How does Jack change in Lord of the Flies?

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Jack always has a lust for power. He states at the beginning of the novel:

“I ought to be chief,” said Jack with simple arrogance, “because I’m chapter chorister and head boy. I can sing C sharp.”

He dislikes the idea of an election and is angry and upset when the boys choose Ralph as their leader:

Even the choir applauded; and the freckles on Jack’s face disappeared under a blush of mortification.

Yet, significantly, at this point Jack accepts the verdict of the group and acquiesces to Ralph's offer that he be head of the former choir boys, which can now become a band of hunters. Jack is still living within the confines of civilized life and conforming to a social order that runs by rules and norms.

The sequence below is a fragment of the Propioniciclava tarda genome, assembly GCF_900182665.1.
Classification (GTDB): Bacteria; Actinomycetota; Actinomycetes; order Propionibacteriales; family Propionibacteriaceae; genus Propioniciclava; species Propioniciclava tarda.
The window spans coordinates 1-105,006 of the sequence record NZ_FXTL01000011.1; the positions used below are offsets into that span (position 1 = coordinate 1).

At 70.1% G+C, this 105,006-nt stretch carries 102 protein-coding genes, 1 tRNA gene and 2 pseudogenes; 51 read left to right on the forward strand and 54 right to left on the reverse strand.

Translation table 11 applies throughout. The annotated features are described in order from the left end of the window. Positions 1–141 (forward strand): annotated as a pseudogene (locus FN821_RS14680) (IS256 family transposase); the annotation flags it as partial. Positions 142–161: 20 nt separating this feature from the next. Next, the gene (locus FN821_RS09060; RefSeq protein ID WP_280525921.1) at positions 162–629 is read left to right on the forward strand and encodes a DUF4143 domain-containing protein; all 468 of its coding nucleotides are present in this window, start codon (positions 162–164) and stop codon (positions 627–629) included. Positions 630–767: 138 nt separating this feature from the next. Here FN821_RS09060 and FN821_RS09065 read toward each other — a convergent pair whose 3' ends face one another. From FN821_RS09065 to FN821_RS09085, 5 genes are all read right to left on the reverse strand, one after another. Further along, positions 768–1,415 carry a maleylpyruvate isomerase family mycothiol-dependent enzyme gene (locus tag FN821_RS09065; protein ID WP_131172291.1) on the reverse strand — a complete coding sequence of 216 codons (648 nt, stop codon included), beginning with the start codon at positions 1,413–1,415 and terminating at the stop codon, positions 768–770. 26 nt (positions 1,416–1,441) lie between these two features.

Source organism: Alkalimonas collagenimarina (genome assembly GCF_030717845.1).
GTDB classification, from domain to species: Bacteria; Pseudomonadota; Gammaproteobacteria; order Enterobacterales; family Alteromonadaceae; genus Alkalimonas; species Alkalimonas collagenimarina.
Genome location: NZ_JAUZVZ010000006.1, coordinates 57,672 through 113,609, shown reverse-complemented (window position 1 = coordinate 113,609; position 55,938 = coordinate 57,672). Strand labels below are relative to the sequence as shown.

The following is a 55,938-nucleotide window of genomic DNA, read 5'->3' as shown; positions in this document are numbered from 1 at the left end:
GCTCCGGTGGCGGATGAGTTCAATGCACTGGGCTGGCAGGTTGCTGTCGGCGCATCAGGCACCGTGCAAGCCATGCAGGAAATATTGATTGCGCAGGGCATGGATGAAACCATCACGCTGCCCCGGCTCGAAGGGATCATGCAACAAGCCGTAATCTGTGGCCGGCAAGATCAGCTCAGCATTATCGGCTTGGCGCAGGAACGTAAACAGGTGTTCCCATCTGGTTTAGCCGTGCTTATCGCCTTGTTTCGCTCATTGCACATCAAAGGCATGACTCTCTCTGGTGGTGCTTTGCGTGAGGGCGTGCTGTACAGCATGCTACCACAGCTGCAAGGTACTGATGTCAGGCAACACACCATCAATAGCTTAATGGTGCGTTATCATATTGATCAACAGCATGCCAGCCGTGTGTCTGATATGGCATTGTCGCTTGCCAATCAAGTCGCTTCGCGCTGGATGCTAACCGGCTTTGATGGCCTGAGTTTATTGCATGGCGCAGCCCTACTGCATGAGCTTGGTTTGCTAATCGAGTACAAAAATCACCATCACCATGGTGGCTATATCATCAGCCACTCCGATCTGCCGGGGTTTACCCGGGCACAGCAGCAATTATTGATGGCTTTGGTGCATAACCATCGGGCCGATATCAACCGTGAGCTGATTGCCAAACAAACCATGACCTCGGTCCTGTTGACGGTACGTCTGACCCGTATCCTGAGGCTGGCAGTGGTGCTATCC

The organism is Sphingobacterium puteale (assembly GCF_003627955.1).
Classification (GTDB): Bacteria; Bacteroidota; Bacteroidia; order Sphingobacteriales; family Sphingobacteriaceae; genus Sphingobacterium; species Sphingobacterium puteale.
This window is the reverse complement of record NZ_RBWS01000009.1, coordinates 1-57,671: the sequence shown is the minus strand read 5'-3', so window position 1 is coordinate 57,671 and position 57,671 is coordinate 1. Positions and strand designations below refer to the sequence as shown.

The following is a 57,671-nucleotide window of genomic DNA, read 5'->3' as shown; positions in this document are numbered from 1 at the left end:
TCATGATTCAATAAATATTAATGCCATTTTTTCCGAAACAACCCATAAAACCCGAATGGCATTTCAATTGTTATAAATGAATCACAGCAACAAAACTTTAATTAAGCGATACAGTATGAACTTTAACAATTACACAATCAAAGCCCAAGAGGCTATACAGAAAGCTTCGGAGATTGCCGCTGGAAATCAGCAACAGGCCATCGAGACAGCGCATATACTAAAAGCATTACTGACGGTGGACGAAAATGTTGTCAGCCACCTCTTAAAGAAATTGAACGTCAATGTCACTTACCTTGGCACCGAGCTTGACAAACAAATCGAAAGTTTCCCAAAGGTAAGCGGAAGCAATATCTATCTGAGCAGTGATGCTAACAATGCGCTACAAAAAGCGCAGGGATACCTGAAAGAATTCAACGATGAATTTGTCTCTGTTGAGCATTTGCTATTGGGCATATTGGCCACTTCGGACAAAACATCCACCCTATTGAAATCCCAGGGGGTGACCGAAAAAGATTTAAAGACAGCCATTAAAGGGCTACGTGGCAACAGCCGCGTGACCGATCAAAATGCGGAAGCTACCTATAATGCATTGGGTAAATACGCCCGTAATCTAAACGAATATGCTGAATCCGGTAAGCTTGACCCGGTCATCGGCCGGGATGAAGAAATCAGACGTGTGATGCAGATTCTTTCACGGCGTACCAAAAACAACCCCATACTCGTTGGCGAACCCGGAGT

It is only later that Jack realizes he doesn't have to be obedient and rule-bound on the island. He changes by allowing his id, or innermost desires, to take hold. He does what he wants to do, which is to indulge in savagery. As he realizes this appeals to the other boys' most primal,...

(The entire section contains 4 answers and 923 words.)

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Last Updated by eNotes Editorial on December 10, 2019